Moving in with a partner is an exciting step in most relationships, but it does require an adjustment period. For some couples, sharing a bed is one of the hardest parts to get used to. Not only does it create a total lack of privacy, but snoring, different bedtimes, and blanket-hogging can disrupt sleep quality. So, what's the solution?
Many couples opt for a sleep divorce to promote overall sleep quality, decrease conflict, and have their own space. Sleeping in separate bedrooms is often seen as a sign of an unhealthy or troubled relationship—but it may actually be just the opposite.
What is a sleep divorce?
A sleep divorce is when partners live together but choose to sleep in separate beds or bedrooms to get better sleep. "Unlike when a partner decides to sleep elsewhere for a single night or accidentally falls asleep on the couch, a sleep divorce happens when couples make a clear decision to break sleeping ties for the foreseeable future," says relationship therapist Weena Cullins, LCMFT.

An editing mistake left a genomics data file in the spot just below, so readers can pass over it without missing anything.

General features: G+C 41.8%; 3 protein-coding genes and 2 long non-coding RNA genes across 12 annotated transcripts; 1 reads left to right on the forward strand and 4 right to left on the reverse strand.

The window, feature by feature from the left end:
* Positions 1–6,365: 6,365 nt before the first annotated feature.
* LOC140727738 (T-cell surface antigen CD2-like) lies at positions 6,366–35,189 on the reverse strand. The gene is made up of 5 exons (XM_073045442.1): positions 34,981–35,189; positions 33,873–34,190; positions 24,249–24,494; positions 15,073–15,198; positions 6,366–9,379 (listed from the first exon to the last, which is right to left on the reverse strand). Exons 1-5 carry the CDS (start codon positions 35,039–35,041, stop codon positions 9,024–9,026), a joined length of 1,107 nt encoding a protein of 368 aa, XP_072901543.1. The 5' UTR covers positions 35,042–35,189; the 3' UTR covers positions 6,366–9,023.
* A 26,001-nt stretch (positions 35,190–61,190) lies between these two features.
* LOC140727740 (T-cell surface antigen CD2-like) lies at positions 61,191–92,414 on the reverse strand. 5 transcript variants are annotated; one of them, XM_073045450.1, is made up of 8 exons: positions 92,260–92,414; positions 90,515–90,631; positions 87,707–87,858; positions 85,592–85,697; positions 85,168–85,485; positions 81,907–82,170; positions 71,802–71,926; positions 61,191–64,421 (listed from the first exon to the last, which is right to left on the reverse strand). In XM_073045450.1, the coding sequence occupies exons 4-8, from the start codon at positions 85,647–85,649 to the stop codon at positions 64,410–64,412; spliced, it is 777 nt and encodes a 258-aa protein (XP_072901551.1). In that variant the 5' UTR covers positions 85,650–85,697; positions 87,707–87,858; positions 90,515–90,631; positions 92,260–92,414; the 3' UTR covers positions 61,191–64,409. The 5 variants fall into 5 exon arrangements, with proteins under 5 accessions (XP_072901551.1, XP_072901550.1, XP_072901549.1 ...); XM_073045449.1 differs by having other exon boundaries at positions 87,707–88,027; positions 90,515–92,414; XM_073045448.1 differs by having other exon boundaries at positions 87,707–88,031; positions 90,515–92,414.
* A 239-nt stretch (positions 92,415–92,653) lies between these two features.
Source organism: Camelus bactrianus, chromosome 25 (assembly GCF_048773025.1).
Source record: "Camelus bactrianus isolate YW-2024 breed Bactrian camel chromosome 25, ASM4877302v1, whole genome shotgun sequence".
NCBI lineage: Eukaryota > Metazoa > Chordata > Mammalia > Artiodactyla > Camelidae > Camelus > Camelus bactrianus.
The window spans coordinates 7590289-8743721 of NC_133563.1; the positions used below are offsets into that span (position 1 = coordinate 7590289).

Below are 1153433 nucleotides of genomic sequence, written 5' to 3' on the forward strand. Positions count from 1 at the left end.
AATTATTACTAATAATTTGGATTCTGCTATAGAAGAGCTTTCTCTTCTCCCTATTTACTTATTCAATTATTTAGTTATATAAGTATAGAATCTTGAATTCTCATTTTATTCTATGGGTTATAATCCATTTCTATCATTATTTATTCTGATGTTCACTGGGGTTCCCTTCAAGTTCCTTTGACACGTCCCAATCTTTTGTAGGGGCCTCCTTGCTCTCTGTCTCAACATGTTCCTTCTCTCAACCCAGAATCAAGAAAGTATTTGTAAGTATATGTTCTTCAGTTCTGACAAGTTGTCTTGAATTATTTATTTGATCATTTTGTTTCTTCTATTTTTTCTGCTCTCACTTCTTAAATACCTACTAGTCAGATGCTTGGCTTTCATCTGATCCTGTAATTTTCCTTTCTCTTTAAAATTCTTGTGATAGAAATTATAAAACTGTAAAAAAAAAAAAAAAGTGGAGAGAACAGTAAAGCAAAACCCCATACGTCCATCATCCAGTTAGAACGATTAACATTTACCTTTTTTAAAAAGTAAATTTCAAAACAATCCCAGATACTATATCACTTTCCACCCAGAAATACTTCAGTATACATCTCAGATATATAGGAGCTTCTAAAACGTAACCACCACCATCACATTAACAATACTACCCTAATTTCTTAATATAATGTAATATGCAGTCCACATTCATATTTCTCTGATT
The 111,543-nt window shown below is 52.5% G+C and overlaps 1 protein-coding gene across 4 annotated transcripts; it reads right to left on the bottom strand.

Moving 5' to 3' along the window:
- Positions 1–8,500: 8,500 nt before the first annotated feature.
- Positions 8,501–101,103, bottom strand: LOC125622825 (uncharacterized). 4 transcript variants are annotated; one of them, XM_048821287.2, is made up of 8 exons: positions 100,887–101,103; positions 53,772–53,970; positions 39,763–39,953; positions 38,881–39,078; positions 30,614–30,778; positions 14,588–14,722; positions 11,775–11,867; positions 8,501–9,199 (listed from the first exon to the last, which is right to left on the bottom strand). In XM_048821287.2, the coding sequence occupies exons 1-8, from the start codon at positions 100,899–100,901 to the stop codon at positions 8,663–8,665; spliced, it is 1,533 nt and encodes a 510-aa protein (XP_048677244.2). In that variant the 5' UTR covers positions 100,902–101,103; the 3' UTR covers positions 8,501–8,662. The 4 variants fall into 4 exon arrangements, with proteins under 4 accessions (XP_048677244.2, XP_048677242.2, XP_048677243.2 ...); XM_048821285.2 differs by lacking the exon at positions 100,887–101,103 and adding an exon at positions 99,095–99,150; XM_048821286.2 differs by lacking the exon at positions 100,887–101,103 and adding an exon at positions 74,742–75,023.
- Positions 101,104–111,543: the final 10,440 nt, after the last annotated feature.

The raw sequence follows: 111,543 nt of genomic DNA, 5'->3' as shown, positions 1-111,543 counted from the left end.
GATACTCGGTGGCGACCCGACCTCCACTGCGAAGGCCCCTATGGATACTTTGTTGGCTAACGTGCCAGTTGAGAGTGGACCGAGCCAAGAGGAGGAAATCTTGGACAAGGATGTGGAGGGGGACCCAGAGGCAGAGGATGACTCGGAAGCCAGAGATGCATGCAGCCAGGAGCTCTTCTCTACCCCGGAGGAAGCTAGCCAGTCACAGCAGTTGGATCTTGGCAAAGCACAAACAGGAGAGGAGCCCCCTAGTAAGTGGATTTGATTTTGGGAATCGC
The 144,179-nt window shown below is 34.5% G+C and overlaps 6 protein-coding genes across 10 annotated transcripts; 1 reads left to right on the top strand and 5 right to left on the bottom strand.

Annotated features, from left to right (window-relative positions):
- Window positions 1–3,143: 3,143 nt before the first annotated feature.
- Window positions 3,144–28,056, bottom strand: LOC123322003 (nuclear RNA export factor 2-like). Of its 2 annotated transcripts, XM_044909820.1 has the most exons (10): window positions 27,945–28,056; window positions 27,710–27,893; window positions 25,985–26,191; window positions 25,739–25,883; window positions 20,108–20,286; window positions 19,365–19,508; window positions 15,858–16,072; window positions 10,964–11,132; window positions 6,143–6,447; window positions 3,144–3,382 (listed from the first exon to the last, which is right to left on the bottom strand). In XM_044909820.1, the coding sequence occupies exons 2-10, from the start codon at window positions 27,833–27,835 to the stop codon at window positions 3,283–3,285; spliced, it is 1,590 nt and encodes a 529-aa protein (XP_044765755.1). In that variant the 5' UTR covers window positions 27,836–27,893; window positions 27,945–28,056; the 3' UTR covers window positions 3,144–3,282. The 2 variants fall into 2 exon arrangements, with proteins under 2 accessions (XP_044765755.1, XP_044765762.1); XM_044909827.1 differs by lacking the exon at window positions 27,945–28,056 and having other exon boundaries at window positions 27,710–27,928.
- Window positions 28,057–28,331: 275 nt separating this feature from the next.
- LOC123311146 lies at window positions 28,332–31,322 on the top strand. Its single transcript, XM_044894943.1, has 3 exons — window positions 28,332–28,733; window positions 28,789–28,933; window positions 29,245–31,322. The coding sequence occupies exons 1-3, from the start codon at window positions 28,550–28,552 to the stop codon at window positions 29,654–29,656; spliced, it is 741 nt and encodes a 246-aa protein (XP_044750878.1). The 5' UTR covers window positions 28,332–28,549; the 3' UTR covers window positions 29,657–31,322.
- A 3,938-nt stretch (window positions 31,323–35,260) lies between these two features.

Sleep divorce agreements can be long term or temporary, depending on the situation. For example, some couples sleep together the majority of the year but separate throughout a pregnancy or an illness.
Why some couples sleep apart.
Many couples simply sleep in separate beds for a better night's sleep, according to research. "Over time, some partners find it difficult to get good rest with their partner lying beside them," Cullins says. Common problems that may initiate a sleep divorce include:
- Snoring and other breathing issues, like sleep apnea.
- Hogging pillows and blankets
- Sleeping diagonally or taking up too much space.
- Tossing and turning due to restlessness.
- Late-night TV watching or social media scrolling.
- Different sleep schedules.
- Being a light sleeper.
"Another less talked about reason some partners ask for a sleep divorce is a lack of sexual desire or connection," Cullins says. "When one partner doesn't crave physical intimacy and fears their partner may proposition them for cuddling or sex, they may choose to proactively sleep in a different space to avoid the unwanted requests."
Sleep divorce is not for everyone. In fact, some studies have shown people do sleep better with a partner (or at least their scent). However, if sharing a bed is beginning to interfere with your quality of sleep, it may be worth considering.
Benefits of a sleep divorce.